England will be heading out to South Africa next month with a tried-and tested style that has been shown to deliver results. No, not a holding midfielder, a traditional 4-4-2 formation or a deep-lying centre-forward, but a classically cut official suit.
Back in 1966 Burton produced a sharp-fitting number that helped Sir Alf Ramsey's men on their way to World Cup glory at Wembley. Fast-forward 44 years and the thin lapels and narrow trousers on the suit unveiled by Marks & Spencer yesterday carry undoubted echoes of English football's finest hour.
As if to ram the message home, M&S paraded four of the boys of '66, Sir Geoff Hurst, Martin Peters, Roger Hunt and Gordon Banks, at the launch, and will use the legendary quartet in an advertising campaign set to be unleashed tomorrow.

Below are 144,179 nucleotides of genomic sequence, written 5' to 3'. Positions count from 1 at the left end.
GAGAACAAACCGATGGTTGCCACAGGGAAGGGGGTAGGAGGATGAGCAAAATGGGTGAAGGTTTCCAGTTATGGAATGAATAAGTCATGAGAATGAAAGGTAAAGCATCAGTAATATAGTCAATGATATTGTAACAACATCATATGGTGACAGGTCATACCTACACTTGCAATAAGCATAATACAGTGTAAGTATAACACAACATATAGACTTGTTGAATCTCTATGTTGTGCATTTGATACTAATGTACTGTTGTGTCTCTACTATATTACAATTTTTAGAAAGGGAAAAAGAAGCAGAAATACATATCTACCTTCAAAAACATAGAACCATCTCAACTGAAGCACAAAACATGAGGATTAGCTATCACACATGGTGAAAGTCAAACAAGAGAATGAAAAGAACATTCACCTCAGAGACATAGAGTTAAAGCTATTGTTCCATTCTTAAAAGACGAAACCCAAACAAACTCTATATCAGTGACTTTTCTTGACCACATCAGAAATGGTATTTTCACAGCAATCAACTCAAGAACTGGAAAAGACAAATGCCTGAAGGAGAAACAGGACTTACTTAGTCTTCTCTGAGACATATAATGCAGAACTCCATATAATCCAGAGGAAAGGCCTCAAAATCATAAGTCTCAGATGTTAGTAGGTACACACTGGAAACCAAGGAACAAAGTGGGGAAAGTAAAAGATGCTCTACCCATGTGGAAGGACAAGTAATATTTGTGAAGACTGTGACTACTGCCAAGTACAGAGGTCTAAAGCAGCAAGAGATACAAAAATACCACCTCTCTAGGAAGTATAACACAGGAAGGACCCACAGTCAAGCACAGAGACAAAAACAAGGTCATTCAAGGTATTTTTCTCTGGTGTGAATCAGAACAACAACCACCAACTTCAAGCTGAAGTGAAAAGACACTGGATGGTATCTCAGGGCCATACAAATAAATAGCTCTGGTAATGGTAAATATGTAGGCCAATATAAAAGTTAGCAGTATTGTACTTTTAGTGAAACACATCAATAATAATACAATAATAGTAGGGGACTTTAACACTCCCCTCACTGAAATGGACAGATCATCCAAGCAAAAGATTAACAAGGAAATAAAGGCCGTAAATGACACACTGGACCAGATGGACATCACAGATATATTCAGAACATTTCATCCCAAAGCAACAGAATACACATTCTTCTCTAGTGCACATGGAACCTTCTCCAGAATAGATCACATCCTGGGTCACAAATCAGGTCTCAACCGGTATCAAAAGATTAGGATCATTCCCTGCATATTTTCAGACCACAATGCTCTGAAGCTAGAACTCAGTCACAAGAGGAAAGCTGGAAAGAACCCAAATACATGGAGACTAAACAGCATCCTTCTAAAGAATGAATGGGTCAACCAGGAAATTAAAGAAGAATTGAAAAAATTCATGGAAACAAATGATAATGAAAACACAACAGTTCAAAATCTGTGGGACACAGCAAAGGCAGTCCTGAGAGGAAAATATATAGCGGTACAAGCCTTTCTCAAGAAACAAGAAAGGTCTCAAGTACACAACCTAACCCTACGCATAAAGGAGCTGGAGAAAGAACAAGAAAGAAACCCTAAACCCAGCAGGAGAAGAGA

Of course, some things have changed since the Sixties. England now have an Italian manager, Fabio Capello, and the grey wool 2010 suits, designed in collaboration with Savile Row tailor Timothy Everest, are apparently part of something called the Collezione range. Nevertheless, all England fans will be hoping that where Paul Smith and Giorgio Armani have failed as official tailors in the last two World Cup campaigns, the rather more down-to-earth Marks and Sparks will succeed this summer.